How to Set a Linden Clock

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Consult a reputable clockmaker in your area if your Linden clock needs maintenance or repair.


Do not attempt to set the chime on your Linden clock while it is chiming or in the five minutes before the chime is set to sound. Changing the chime selection on your Linden clock during this time can permanently damage the chimes.

The Linden Clock Company produced attractive traditional and contemporary mantle, wall and cuckoo clocks for more than 50 years before the company was acquired by Alliance Time in 2009. With its elegant appearance, accurate time-keeping and multiple chime choices, a Linden can make a stunning addition to a mantle or wall in your home. For all of its intricate craftsmanship, the setup process for your Linden clock is surprisingly simple. You can have your Linden clock set and back up on your wall or mantle in less than five minutes.


Step 1

Wind your clock once a week by inserting the winding key into each of the three keyholes on the front of the clock and winding until the key won't wind any more. Make sure to wind your Linden clock before attempting to set it.

Step 2

Access the clock hands on your Linden clock by opening the glass door on the front or back of your clock, depending on the model. Use the winding key, if necessary, to unlock the clock's front or back door.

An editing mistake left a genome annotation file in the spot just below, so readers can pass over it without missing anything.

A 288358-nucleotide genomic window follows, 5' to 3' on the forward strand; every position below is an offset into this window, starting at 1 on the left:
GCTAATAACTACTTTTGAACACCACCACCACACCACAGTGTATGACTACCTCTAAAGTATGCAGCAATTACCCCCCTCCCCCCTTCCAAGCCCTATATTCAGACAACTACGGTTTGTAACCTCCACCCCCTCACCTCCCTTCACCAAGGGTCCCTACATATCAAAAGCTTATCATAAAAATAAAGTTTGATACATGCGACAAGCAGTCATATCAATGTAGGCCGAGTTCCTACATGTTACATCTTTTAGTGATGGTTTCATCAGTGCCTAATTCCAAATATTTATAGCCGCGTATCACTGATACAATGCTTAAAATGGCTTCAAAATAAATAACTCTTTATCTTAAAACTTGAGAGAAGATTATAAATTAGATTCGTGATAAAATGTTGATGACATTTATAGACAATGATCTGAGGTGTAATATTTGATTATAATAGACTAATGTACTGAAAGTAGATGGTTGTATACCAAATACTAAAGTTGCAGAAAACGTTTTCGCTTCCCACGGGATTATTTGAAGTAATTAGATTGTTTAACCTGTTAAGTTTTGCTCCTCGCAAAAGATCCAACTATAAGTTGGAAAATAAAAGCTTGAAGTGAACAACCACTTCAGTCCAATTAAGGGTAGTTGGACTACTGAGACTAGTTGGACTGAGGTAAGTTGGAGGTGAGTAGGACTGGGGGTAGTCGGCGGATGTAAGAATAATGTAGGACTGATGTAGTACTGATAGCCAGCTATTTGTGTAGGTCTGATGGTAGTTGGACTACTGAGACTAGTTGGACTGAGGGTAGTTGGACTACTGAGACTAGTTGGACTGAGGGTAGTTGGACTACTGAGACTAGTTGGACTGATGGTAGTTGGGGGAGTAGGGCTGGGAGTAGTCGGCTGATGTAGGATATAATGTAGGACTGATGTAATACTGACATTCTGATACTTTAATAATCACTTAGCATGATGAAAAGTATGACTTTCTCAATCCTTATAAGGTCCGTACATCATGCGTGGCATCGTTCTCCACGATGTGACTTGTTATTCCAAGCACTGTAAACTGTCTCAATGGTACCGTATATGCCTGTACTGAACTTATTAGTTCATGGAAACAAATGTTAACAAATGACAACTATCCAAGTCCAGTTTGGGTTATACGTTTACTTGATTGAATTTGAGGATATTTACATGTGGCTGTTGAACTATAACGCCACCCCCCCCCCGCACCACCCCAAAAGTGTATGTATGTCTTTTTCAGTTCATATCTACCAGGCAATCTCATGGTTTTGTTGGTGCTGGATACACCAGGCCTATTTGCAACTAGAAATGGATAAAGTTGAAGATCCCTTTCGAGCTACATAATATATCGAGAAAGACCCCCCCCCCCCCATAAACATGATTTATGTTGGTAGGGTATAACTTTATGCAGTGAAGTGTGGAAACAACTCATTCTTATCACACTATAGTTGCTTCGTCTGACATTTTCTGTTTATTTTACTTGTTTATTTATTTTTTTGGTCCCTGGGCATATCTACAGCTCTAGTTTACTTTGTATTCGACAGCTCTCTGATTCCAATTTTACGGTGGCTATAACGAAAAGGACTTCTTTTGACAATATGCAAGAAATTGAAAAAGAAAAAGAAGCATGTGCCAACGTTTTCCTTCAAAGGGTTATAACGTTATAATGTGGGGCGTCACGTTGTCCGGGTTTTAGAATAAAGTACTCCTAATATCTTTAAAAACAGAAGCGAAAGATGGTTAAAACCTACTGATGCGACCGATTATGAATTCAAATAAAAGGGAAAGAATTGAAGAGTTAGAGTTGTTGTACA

Step 3

Set the time on your Linden clock by moving the clock hands to the appropriate time. The hands of your clock can be moved clockwise or counterclockwise.


Step 4

Locate the chime-selector lever that extends from the opening next to the "3" position on the clock dial.

Step 5

Move the chime-selector lever to "Whitt" for the Whittington chime, "St. Mich" for the St. Michael chime and "West" for the Westminster chime. Set the chime-selector lever to "Silent" if you don't want your Linden clock to chime at the top of every hour.


references & resources

Megan Mattingly-Arthur

Megan Mattingly-Arthur has been writing professionally since 1998. She has contributed to various publications, including "Teen Voices" and "Positive Teens" magazines, as well as a book, "The Young Writer's Guide to Getting Published." Mattingly-Arthur is studying travel and tourism through Penn Foster Career School.